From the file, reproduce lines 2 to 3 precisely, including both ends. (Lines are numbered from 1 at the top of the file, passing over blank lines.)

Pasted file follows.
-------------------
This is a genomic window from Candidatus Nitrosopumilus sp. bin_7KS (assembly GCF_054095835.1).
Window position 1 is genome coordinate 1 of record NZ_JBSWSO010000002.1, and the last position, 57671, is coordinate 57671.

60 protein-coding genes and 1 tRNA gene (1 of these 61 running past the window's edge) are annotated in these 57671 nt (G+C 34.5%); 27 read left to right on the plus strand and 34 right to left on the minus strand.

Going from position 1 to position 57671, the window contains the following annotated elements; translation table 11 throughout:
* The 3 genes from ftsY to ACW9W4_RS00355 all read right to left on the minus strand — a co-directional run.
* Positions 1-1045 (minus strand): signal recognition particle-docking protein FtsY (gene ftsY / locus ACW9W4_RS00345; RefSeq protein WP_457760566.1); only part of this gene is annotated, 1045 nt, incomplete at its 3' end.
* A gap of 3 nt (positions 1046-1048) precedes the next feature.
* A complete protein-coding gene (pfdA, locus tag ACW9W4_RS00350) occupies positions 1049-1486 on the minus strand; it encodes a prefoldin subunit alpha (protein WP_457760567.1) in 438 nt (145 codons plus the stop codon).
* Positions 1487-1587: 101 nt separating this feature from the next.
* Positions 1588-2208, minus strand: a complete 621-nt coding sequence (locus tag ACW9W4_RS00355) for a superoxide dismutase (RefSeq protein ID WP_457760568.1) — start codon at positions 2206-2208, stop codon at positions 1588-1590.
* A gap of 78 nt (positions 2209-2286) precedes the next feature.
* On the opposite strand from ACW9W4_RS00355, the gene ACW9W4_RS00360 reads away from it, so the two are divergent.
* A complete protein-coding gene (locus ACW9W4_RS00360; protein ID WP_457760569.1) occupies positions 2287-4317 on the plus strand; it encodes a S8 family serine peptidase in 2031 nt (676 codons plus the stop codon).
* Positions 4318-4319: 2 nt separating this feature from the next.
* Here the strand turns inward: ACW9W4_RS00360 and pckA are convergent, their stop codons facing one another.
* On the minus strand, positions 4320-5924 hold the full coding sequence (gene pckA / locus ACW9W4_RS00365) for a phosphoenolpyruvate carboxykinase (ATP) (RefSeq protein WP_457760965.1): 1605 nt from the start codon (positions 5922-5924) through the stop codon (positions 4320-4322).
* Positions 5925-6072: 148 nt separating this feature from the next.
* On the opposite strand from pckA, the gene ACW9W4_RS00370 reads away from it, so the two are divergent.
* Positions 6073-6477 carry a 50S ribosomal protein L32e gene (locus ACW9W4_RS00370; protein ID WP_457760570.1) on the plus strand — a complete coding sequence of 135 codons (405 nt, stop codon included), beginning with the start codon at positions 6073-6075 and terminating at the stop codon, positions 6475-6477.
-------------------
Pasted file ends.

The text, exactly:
Window position 1 is genome coordinate 1 of record NZ_JBSWSO010000002.1, and the last position, 57671, is coordinate 57671.

60 protein-coding genes and 1 tRNA gene (1 of these 61 running past the window's edge) are annotated in these 57671 nt (G+C 34.5%); 27 read left to right on the plus strand and 34 right to left on the minus strand.